W3C home > Mailing lists > Public > ietf-http-wg@w3.org > January to March 2013

Re: HTTP/2.0 Magic

From: Roberto Peon <grmocg@gmail.com>
Date: Thu, 31 Jan 2013 18:35:24 -0800
Message-ID: <CAP+FsNeXrxc6SfW-gL+_jLNK_o6AxW0H4o6faf0zQMXOtyNrsg@mail.gmail.com>
To: Martin Thomson <martin.thomson@gmail.com>
Cc: HTTP Working Group <ietf-http-wg@w3.org>
How about: d3 d0 c4 d9? (as an hommage).

Honestly, though, anything which spells out something easy to remember in
7-bit ascii when the high-bits are all xor'd would be nice :)

-=R


On Thu, Jan 31, 2013 at 5:24 PM, Martin Thomson <martin.thomson@gmail.com>wrote:

> The conclusion that we reached in the interim was that no matter how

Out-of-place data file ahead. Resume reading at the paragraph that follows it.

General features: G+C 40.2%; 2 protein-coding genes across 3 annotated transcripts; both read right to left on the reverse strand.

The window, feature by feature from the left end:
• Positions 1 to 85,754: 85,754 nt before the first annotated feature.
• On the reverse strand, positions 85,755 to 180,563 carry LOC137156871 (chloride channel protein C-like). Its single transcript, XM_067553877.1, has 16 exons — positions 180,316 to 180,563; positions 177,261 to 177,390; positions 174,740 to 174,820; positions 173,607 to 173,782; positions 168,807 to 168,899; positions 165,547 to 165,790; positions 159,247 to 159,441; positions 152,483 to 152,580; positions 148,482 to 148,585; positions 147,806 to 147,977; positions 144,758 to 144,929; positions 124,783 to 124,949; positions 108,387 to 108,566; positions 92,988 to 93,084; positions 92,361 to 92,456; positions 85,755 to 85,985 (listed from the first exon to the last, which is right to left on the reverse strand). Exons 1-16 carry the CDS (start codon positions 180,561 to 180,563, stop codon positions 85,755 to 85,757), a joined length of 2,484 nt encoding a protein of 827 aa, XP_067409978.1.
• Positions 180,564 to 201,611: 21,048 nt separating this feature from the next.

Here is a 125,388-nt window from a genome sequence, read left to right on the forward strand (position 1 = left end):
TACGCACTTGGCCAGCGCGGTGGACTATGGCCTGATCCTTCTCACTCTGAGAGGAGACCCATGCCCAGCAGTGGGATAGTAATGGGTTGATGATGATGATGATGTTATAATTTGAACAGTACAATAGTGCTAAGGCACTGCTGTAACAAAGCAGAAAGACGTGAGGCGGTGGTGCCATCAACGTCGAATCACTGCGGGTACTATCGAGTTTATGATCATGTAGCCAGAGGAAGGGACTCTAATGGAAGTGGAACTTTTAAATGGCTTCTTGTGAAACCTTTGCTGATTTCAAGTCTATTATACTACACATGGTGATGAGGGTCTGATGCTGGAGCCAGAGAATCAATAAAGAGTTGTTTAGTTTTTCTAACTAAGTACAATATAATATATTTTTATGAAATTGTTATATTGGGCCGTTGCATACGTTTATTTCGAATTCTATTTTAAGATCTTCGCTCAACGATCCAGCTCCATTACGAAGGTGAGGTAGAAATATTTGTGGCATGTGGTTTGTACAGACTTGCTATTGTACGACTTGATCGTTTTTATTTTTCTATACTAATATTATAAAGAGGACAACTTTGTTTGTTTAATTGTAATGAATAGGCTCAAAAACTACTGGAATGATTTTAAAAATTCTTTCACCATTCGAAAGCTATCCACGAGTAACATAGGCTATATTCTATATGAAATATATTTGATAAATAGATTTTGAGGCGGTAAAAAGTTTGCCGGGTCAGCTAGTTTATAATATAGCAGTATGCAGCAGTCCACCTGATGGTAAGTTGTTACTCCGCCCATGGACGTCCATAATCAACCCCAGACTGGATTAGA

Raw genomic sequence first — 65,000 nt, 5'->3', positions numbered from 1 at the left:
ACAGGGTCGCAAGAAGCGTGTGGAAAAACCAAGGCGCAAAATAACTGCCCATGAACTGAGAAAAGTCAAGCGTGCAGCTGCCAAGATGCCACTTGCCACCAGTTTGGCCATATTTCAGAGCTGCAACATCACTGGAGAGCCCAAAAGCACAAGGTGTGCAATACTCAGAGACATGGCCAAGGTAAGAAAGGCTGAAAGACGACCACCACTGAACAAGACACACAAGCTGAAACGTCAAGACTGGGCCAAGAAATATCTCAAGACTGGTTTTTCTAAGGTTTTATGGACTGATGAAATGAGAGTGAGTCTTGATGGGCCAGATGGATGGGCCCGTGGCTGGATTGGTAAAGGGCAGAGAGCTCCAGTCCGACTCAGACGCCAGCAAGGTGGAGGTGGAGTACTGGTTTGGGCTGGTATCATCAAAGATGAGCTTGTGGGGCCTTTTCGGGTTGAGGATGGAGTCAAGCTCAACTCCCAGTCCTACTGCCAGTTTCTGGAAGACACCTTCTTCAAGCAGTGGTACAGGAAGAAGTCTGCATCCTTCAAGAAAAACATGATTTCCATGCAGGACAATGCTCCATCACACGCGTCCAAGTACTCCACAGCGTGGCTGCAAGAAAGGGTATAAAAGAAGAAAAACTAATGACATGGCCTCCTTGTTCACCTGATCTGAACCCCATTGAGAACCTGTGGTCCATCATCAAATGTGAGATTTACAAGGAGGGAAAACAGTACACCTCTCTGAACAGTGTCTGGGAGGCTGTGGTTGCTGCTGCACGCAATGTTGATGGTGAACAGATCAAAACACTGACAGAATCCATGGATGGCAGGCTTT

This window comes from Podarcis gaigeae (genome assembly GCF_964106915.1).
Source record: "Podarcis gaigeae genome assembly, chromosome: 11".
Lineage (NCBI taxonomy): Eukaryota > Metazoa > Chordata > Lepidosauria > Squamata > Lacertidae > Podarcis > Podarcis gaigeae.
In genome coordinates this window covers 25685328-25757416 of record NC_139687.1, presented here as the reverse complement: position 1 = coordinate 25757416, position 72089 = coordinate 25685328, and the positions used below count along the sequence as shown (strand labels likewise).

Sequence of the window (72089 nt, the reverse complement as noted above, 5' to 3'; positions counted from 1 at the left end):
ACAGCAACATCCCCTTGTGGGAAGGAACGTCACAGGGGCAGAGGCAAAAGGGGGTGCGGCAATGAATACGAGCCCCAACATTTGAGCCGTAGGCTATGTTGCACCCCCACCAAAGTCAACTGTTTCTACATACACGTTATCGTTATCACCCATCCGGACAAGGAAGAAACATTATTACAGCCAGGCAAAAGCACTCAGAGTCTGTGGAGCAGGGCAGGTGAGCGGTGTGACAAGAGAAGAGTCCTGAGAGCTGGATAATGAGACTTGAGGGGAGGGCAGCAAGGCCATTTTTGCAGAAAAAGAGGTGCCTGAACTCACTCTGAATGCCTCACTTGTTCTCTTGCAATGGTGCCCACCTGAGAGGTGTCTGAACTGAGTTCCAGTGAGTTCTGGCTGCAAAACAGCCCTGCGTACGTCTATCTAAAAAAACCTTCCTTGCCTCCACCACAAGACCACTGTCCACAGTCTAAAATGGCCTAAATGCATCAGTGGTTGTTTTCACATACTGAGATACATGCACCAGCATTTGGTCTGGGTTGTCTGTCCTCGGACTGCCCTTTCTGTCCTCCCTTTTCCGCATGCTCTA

> HTTP/2.0 was started, there would be some magic that started the
> session.
>
> The requirements for that magic is that it is designed to cause a
> reasonable proportion of HTTP/1.1 implementations to fail, preferably
> to close the connection.
>
> This magic also provides a high degree of confidence that the protocol
> you are talking is actually HTTP/2.0 and not something else.
>
> As far as I am aware, the actual sequence does not matter much, though
> having the first bit set ensures that this isn't valid HTTP/1.1.
>
> I generated a random number.  In this case, a 32-bit value.  Happily,
> the high bit is set:
>
>   e1c54784
>
> As we discussed, this would be sent at the start of every session and
> be followed immediately by a SETTINGS frame.  Both client and server
> send this sequence.
>
> The concern here is that some implementations will swallow this and
> proceed anyway.  Those implementations wont fail as a result of seeing
> this.  It may be the case that for those implementations no amount of
> magic is sufficient as the tests that lead to websockets masking
> revealed.
>
>
Received on Friday, 1 February 2013 02:35:52 GMT

This archive was generated by hypermail 2.2.0+W3C-0.50 : Friday, 1 February 2013 02:35:54 GMT